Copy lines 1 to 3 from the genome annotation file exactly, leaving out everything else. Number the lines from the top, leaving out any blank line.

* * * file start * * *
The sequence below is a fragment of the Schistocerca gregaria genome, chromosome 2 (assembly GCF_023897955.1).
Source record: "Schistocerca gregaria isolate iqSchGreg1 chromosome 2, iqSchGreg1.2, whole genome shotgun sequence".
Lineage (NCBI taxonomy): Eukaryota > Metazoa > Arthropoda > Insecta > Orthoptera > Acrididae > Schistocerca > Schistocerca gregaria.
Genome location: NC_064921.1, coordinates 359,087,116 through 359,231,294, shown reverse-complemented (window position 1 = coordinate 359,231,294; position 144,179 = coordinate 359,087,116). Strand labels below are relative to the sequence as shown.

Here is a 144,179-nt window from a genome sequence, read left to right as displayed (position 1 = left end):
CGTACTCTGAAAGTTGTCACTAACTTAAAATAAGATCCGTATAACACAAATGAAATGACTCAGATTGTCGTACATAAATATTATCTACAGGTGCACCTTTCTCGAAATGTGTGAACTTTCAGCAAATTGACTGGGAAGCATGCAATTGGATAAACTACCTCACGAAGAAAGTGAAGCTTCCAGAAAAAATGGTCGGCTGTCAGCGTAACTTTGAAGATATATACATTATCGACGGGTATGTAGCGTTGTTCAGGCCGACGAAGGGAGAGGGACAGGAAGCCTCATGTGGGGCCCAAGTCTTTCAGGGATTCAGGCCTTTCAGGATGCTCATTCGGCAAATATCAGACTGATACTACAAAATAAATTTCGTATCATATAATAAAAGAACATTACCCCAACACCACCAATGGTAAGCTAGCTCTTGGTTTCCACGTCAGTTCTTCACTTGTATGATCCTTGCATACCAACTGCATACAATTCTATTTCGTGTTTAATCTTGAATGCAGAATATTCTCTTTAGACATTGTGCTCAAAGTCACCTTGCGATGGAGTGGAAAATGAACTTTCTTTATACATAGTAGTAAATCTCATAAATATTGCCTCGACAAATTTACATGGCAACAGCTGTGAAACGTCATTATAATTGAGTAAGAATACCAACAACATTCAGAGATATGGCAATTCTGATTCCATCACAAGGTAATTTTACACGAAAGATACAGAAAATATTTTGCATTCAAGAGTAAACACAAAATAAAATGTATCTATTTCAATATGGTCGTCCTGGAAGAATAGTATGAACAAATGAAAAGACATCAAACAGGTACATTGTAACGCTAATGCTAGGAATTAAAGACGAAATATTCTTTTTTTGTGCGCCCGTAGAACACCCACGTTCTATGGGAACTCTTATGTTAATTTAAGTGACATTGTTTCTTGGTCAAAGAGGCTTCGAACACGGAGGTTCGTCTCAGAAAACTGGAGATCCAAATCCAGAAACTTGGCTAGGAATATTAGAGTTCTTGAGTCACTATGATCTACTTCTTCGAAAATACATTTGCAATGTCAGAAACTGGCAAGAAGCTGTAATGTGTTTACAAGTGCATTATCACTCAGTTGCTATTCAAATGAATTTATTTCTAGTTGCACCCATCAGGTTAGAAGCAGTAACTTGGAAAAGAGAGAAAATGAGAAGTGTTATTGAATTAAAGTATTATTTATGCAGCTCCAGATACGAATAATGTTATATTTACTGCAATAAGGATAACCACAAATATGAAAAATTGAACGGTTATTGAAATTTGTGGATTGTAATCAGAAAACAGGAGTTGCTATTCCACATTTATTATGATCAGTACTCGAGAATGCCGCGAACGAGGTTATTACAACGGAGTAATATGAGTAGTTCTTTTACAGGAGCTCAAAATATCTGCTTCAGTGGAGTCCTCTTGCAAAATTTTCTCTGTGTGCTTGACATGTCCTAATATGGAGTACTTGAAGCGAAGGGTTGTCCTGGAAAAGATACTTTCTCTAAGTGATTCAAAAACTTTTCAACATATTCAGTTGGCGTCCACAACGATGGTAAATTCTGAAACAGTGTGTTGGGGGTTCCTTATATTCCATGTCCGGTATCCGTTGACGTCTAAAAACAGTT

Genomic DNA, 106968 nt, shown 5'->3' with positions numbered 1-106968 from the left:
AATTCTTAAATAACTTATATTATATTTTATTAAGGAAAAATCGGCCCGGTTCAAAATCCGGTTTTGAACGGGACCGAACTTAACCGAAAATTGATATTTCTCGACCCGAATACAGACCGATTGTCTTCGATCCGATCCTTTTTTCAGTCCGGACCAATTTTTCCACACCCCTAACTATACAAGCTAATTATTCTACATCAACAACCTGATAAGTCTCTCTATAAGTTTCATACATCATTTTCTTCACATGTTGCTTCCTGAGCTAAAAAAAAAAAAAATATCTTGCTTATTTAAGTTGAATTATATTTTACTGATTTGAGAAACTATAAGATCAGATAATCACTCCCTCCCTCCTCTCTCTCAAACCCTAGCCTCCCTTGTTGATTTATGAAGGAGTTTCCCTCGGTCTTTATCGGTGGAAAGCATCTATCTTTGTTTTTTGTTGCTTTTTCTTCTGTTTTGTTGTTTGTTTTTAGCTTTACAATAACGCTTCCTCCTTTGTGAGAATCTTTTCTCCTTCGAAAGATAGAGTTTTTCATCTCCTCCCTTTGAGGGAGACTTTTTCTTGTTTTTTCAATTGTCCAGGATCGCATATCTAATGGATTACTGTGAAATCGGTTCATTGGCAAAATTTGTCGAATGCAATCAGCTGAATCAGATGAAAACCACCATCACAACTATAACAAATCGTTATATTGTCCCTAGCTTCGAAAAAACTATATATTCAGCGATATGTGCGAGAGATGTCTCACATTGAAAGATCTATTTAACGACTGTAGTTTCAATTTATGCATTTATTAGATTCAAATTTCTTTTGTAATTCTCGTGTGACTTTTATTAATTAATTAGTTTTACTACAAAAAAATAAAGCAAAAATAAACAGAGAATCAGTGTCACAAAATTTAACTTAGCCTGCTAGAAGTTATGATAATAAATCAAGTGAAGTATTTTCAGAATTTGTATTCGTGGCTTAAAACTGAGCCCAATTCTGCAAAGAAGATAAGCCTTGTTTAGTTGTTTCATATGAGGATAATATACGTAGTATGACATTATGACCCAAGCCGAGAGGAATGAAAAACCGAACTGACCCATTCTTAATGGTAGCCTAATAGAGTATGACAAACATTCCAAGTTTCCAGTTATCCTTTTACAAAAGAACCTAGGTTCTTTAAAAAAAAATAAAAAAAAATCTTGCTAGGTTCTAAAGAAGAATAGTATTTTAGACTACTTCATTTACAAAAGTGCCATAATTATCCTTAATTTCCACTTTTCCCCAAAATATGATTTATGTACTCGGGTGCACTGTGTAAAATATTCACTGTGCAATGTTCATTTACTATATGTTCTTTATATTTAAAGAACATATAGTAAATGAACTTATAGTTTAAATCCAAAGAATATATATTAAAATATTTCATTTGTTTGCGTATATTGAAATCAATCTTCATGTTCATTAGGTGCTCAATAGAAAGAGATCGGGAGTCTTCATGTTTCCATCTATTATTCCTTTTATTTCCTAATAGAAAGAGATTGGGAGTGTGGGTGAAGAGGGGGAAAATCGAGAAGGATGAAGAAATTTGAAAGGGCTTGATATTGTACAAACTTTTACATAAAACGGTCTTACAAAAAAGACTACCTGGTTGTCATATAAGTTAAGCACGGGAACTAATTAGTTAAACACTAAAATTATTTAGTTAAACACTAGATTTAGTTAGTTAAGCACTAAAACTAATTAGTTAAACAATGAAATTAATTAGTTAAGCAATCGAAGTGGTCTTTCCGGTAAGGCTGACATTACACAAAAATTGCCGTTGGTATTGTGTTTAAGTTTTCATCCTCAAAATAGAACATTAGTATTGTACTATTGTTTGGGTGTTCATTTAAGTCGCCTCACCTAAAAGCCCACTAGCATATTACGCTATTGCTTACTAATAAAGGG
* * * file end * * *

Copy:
The sequence below is a fragment of the Schistocerca gregaria genome, chromosome 2 (assembly GCF_023897955.1).
Source record: "Schistocerca gregaria isolate iqSchGreg1 chromosome 2, iqSchGreg1.2, whole genome shotgun sequence".
Lineage (NCBI taxonomy): Eukaryota > Metazoa > Arthropoda > Insecta > Orthoptera > Acrididae > Schistocerca > Schistocerca gregaria.